Have you been reading the fantastic commentary that Blake Butler has been providing as he goes story by story through Brian Evenson's Fugue State (Coffee House Press, July 2009)? You should be. First off, he's talking about Brian Evenson's work and second, he's digging deep into each story, how it fits into the collection, how it fits into Evenson's entire shelf full of titles. More later on where to find other posts. We're just excited that he considered the EWN for one of them!
Story by Story: Brian Evenson’s Fugue State (8) 'Wander"
Eighth in the order of stories in Brian Evenson’s Fugue State (forthcoming July 1 from Coffee House Press) is ‘Wander,’ which originally appeared in American Letters & Commentary.
Coming out of the collection’s previous story ‘Girls in Tents,’ thus far been the spare calm, more hopeful moment among the exquisite terror that is the book, comes ‘Wander,’ a story so black in its becoming that it can hardly even stand to contain itself.
The text begins with the words “And after many days of wandering…,” picking up midstride with an already forward moving evil, as if the light before now had been but a pause in the tape. We find here a group of men rummaging among a destroyed terrain populated with houses of the dead, a setting similar to the worlds of Evenson’s earlier books’ globes, as in Dark Property and Altmann’s Tongue, but the first iteration of such in this new collection.
Indeed, it seems, the safe haven of those lighter shores are already, so quickly, mercilessly, again gone--and perhaps even more gruesome than we’ve yet to touch, another testament to the masterful attention spent on the ordering of the stories here, creating not an assemblage, but a flesh.
Though clearly there are the softer, heartheld bones in Evenson’s body, they are only momentary, mirages maybe even. No punches will be pulled. The meat is black.
Again the men in this story are looking for something, anything, and finding only holes--here literally a hole, held in a house for some time to them thought to be safe, only to find, among arcane symbols and the image of an eye, that things are likely even worse than before.
And yet the men are drawn to this. Again, like each of those in the stories before now, they circle the pit, unable to fully draw from it, even knowing it will undo them. Here is a circling set deep down in the spiral, and yet still mannered with the same behavioral wedge. The center is the destroyer. Evenson’s bodies are obsessed, inexplicably drawn to their own holes.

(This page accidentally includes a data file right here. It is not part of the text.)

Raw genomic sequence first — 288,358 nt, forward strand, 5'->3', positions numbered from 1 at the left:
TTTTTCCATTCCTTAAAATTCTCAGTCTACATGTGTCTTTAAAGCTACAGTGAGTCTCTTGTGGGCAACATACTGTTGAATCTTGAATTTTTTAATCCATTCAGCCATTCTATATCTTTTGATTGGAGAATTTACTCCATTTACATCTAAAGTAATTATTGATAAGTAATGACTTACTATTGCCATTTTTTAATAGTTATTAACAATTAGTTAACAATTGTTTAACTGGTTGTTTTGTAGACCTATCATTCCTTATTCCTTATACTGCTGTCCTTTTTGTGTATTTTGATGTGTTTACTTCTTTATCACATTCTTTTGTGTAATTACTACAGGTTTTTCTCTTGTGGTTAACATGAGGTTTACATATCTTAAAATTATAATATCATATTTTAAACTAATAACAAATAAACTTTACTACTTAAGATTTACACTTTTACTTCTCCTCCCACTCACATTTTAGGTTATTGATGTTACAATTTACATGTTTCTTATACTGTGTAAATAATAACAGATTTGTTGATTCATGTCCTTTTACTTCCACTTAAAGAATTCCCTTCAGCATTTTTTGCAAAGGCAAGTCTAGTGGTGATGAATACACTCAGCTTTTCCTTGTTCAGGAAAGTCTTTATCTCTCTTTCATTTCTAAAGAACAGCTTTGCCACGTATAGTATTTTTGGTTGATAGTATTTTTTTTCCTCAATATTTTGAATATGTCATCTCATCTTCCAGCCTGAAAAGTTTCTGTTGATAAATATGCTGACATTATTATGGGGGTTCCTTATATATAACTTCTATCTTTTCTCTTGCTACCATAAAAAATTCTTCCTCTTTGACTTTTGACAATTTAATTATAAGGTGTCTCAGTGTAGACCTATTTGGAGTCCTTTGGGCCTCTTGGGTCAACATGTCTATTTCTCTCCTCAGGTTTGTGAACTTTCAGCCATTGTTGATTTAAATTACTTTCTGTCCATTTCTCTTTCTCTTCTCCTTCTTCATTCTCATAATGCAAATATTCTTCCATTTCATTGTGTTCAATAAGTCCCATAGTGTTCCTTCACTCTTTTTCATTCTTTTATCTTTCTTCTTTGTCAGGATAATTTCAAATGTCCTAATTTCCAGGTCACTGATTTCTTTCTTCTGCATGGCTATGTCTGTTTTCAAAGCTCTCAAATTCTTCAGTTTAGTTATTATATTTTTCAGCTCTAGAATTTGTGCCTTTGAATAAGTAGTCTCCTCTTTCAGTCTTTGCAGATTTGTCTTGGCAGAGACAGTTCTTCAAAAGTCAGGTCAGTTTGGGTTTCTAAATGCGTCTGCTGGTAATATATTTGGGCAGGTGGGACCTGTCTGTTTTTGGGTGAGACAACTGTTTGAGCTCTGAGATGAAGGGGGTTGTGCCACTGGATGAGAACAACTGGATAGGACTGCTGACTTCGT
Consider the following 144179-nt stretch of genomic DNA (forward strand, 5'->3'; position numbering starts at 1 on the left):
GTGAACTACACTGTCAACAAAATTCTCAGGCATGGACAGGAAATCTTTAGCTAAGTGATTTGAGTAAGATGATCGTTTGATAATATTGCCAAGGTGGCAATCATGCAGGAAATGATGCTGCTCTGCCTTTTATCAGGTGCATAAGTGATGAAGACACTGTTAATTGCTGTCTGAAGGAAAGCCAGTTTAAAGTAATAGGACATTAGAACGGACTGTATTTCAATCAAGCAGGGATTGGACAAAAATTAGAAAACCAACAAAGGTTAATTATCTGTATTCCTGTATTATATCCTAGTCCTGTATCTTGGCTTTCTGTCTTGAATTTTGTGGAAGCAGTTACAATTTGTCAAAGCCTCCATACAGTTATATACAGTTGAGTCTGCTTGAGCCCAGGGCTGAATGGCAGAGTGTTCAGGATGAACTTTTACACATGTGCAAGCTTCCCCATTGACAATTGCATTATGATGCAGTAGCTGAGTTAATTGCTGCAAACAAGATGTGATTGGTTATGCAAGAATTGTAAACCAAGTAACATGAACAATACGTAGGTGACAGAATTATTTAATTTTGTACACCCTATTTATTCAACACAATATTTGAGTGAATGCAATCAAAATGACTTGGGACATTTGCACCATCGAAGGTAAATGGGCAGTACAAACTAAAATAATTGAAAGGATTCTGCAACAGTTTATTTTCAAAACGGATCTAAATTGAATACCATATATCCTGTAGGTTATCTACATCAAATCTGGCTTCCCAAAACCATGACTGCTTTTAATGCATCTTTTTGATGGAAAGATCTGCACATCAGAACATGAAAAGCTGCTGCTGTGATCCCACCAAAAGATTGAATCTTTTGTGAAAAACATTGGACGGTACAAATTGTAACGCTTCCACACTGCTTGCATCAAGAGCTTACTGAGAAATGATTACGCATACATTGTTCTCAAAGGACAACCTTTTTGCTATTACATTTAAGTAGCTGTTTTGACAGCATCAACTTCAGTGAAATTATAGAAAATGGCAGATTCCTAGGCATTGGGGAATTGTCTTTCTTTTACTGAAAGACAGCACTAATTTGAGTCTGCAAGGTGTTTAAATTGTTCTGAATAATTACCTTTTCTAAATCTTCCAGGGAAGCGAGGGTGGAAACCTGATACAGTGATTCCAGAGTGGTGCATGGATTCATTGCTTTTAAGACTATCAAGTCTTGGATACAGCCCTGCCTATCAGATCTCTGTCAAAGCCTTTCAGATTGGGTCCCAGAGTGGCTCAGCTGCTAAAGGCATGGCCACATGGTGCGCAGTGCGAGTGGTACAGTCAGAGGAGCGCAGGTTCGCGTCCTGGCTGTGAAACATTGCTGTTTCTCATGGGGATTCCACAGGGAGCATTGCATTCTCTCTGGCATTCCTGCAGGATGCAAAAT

What is wonderful here, as in many of Evenson’s texts is the cold will of the narration--the acknowledgement of interior logic mashed with the human want to propel in one’s own line. It is by removing the narration of what others would want to call a heart, a center, a human tone, that the truly human voice, what is there under the folds of layers that others use to excuse themselves from darkness, the sacrosanct, is made.
Whereas some might criticize the heavy, seemingly unwavering want for destruction and apparent lack of empathy as these characters move among the dead and see their own destroyed, etc., what emerges seems to me more human than any wrapped tale laden with explanation, empathy, or other wreaths of more ‘normative’ texts.
Evenson’s great gift to the reader, it seems, is that he does not tax you with his own authorial masking or methods of trying to overinterpret the unwavering blank. Like Beckett and Bernhard, the text is its own reflection. It is--and there is no mode in the text asking that you would believe something about it that is not there, or is assumed, or is anywhere but set right in the human heart. This, to me, is more forgiving, more hand to hand, than any text labored with judgment or other mediation. The human is the meat.
And in the way the text opens already running, it also ends in the midst. The door is left open. Nothing is solved here, named, coined. The text is the text. It holds what it holds. In that, it becomes a node, rather than a fixed point, and by that way seems to possess, outside the trappings of the defined, an infinite position, a vessel wielding black light so heavy it can only act as sieve.
That the book contains this container in its enfolding, and all that terror, god. God damn.
To read his other reviews of each story in Fugue State, visit